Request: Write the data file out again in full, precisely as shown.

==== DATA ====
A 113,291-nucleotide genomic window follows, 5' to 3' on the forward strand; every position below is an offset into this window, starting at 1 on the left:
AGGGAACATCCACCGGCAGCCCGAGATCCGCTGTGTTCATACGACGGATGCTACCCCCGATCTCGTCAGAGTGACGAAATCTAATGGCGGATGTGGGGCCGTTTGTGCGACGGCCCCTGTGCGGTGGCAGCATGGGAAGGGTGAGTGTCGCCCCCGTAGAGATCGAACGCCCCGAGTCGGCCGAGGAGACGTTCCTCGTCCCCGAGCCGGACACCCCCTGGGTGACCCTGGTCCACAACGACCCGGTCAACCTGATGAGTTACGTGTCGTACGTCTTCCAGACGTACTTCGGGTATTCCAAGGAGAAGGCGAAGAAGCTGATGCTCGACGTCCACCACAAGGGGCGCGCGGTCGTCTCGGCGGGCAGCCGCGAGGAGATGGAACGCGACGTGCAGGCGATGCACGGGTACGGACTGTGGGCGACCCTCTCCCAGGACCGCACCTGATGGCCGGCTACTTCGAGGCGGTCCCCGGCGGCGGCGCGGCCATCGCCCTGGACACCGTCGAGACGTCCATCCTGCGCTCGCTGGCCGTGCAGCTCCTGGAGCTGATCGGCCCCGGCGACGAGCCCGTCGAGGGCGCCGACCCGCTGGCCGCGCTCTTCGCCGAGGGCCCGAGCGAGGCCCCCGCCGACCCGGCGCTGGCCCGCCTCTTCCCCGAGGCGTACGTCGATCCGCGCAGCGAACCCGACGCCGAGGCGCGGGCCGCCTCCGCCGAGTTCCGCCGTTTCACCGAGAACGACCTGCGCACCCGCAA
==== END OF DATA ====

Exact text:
A 113,291-nucleotide genomic window follows, 5' to 3' on the forward strand; every position below is an offset into this window, starting at 1 on the left:
AGGGAACATCCACCGGCAGCCCGAGATCCGCTGTGTTCATACGACGGATGCTACCCCCGATCTCGTCAGAGTGACGAAATCTAATGGCGGATGTGGGGCCGTTTGTGCGACGGCCCCTGTGCGGTGGCAGCATGGGAAGGGTGAGTGTCGCCCCCGTAGAGATCGAACGCCCCGAGTCGGCCGAGGAGACGTTCCTCGTCCCCGAGCCGGACACCCCCTGGGTGACCCTGGTCCACAACGACCCGGTCAACCTGATGAGTTACGTGTCGTACGTCTTCCAGACGTACTTCGGGTATTCCAAGGAGAAGGCGAAGAAGCTGATGCTCGACGTCCACCACAAGGGGCGCGCGGTCGTCTCGGCGGGCAGCCGCGAGGAGATGGAACGCGACGTGCAGGCGATGCACGGGTACGGACTGTGGGCGACCCTCTCCCAGGACCGCACCTGATGGCCGGCTACTTCGAGGCGGTCCCCGGCGGCGGCGCGGCCATCGCCCTGGACACCGTCGAGACGTCCATCCTGCGCTCGCTGGCCGTGCAGCTCCTGGAGCTGATCGGCCCCGGCGACGAGCCCGTCGAGGGCGCCGACCCGCTGGCCGCGCTCTTCGCCGAGGGCCCGAGCGAGGCCCCCGCCGACCCGGCGCTGGCCCGCCTCTTCCCCGAGGCGTACGTCGATCCGCGCAGCGAACCCGACGCCGAGGCGCGGGCCGCCTCCGCCGAGTTCCGCCGTTTCACCGAGAACGACCTGCGCACCCGCAA